In this latest case, which is brought as the result of reciprocal discipline due to actions of the Texas State Bar. Tholstrup stipulated to Texas authorities that he violated ethical rules relative to two separate clients. First, he failed to keep a client reasonably informed about the status of her case and failed to explain to a client a matter to the extent necessary to permit the client to make an informed decision regarding her representation.  Second, he neglected a matter entrusted to him for another client, and failed to explain to this second client a matter to the extent necessary to permit the client to make an informed decision regarding representation.

As a result of a negotiated settlement agreement with the OED Director, the USPTO suspended Mr. Tholstrup for 36 months with the entirety of the suspension stayed and placed him on probation for 36 months. Mr. Tholstrup is, therefore, permitted to practice before the USPTO during his probationary period unless he is subsequently suspended by order of the USPTO Director.

While still violations of ethical rules, perhaps the charges here do not seem so terrible and one can understand a suspended sentence. What makes this case more interesting, however, is that on March 1, 2011, Tholstrup was likewise suspended for twenty-four months, with the suspension stayed and him placed on probation. That stayed suspension was due to the Texas State Bar finding that Tholstrup knowingly offered or used evidence that he knew to be false and that he otherwise engaged in conduct involving dishonesty, fraud, deceit, or misrepresentation.

Perhaps I just don’t understand what it means to be on probation. Realistically, it is probably that I am not that familiar with what it means to be an attorney in Texas. Over the years as I have periodically looked at what the USPTO does in terms of discipline it has been clear to me that the USPTO will hand out discipline commensurate with the discipline a practitioner receives from the State or States where they are admitted. In this case for one reason or another Texas has now twice in two years has suspended Tholstrup from practice but stayed the suspension and put him on probation. The USPTO has followed in kind. Thus, the take away from this has to be that if you ever find yourself in a jam in a State where you are admitted you must do everything you possibly can to resolve that in the best way possible. Whatever punishment you receive from a State will almost without exception be what you receive from the USPTO. Out of an abundance of caution I say “almost without exception,” not because I have ever seen differing discipline, but because you never really know when the ethics police get involved. Still, I have not personally seen a case where discipline in a reciprocal proceeding resulting in anything more severe than handed out by the State.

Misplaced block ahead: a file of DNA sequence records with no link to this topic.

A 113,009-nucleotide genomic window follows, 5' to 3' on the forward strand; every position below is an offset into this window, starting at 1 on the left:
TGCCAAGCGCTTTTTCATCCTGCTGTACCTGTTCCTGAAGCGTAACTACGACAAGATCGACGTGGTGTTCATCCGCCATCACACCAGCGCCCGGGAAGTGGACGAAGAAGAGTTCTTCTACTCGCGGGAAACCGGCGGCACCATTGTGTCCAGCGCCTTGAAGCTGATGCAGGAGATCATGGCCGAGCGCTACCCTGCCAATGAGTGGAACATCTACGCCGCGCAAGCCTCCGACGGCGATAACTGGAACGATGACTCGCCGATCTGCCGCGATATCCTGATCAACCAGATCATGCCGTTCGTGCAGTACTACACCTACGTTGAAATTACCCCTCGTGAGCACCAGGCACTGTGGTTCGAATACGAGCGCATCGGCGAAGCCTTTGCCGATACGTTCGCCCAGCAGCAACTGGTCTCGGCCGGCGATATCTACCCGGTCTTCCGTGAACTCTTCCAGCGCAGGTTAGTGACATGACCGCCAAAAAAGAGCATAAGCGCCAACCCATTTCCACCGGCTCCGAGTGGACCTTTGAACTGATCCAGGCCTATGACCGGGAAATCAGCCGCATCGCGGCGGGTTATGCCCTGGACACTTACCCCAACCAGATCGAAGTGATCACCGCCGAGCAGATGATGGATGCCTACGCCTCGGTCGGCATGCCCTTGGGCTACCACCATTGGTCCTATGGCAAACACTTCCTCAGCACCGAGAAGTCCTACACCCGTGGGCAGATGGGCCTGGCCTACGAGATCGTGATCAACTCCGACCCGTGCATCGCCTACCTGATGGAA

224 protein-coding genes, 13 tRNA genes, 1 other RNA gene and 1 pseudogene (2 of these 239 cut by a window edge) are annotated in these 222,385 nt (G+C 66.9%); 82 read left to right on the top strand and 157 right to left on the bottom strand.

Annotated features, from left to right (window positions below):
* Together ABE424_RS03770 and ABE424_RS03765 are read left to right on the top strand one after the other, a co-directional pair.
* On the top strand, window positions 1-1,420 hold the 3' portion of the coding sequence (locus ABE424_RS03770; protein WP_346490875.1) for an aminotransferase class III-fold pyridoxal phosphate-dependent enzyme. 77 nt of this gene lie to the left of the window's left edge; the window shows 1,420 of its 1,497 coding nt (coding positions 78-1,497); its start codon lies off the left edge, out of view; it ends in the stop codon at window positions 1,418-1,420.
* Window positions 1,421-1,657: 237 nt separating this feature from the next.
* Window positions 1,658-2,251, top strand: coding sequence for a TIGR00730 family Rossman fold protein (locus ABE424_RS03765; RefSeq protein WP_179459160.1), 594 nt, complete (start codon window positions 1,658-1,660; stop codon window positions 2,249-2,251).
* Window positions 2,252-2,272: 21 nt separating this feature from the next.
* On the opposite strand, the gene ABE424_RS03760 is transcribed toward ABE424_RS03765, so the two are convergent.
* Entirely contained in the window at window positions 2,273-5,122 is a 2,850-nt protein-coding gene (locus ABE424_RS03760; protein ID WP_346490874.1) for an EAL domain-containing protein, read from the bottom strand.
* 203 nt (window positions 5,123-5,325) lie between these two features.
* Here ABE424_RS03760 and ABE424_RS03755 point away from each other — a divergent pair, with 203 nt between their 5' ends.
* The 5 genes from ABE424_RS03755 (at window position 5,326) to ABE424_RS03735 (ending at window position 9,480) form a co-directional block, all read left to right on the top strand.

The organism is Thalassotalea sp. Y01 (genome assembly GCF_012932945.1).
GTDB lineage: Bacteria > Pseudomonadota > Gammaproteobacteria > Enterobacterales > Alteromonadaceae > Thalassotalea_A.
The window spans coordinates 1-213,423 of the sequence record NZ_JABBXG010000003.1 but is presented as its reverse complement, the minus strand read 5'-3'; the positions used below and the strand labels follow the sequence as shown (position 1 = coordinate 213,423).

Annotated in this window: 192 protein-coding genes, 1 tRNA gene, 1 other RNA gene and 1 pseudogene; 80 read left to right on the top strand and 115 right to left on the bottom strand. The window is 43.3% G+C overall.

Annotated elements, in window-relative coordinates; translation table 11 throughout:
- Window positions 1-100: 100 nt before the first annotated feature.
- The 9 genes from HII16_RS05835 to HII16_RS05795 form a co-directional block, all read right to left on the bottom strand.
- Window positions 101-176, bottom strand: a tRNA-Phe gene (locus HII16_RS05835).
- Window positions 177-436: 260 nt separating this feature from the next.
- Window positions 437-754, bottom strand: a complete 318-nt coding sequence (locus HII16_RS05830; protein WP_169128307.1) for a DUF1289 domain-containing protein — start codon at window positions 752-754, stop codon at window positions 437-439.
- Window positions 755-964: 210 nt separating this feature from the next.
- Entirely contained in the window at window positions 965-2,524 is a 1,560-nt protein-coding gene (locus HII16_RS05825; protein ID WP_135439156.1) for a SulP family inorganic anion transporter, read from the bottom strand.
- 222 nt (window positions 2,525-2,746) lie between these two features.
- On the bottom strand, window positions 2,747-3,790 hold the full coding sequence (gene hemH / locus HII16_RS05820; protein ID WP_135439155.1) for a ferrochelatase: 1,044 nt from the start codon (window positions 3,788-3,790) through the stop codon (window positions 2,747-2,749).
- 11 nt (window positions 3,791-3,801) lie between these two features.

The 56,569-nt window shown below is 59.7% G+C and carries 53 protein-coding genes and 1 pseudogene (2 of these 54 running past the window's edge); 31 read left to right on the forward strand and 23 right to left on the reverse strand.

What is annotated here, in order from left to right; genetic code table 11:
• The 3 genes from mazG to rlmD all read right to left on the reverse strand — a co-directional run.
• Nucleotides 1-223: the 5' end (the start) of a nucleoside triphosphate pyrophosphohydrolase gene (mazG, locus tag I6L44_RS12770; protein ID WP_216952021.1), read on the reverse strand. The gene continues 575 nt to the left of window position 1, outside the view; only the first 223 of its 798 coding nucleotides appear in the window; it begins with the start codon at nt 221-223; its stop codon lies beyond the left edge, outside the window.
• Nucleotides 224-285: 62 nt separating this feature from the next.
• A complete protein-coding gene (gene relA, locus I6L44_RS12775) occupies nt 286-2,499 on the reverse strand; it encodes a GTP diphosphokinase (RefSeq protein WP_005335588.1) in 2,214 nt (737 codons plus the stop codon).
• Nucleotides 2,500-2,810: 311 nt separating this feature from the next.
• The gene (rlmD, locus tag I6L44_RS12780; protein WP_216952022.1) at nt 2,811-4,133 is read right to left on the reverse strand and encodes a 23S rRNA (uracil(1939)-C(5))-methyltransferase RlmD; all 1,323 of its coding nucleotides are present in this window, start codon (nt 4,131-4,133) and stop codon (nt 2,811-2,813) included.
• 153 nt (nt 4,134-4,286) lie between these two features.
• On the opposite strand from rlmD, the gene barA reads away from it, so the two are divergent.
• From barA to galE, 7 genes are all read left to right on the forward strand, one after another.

The rules Tholstrup violated were 37 C.F.R. §§ 10.23(a) and (b) via 37 C.F.R. § 10.23(c)(5), as the result of being suspended from practice as an attorney on ethical grounds by any duly constituted authority of a State.

The Author

Gene Quinn

Gene Quinn is a Patent Attorney and Editor and founder of Gene is also a principal lecturer in the PLI Patent Bar Review Course and an attorney with Widerman Malek. Gene’s specialty is in the area of strategic patent consulting, patent application drafting and patent prosecution. He consults with attorneys facing peculiar procedural issues at the Patent Office, advises investors and executives on patent law changes and pending litigation matters, and works with start-up businesses throughout the United States and around the world, primarily dealing with software and computer related innovations. is admitted to practice law in New Hampshire, is a Registered Patent Attorney and is also admitted to practice before the United States Court of Appeals for the Federal Circuit. CLICK HERE to send Gene a message.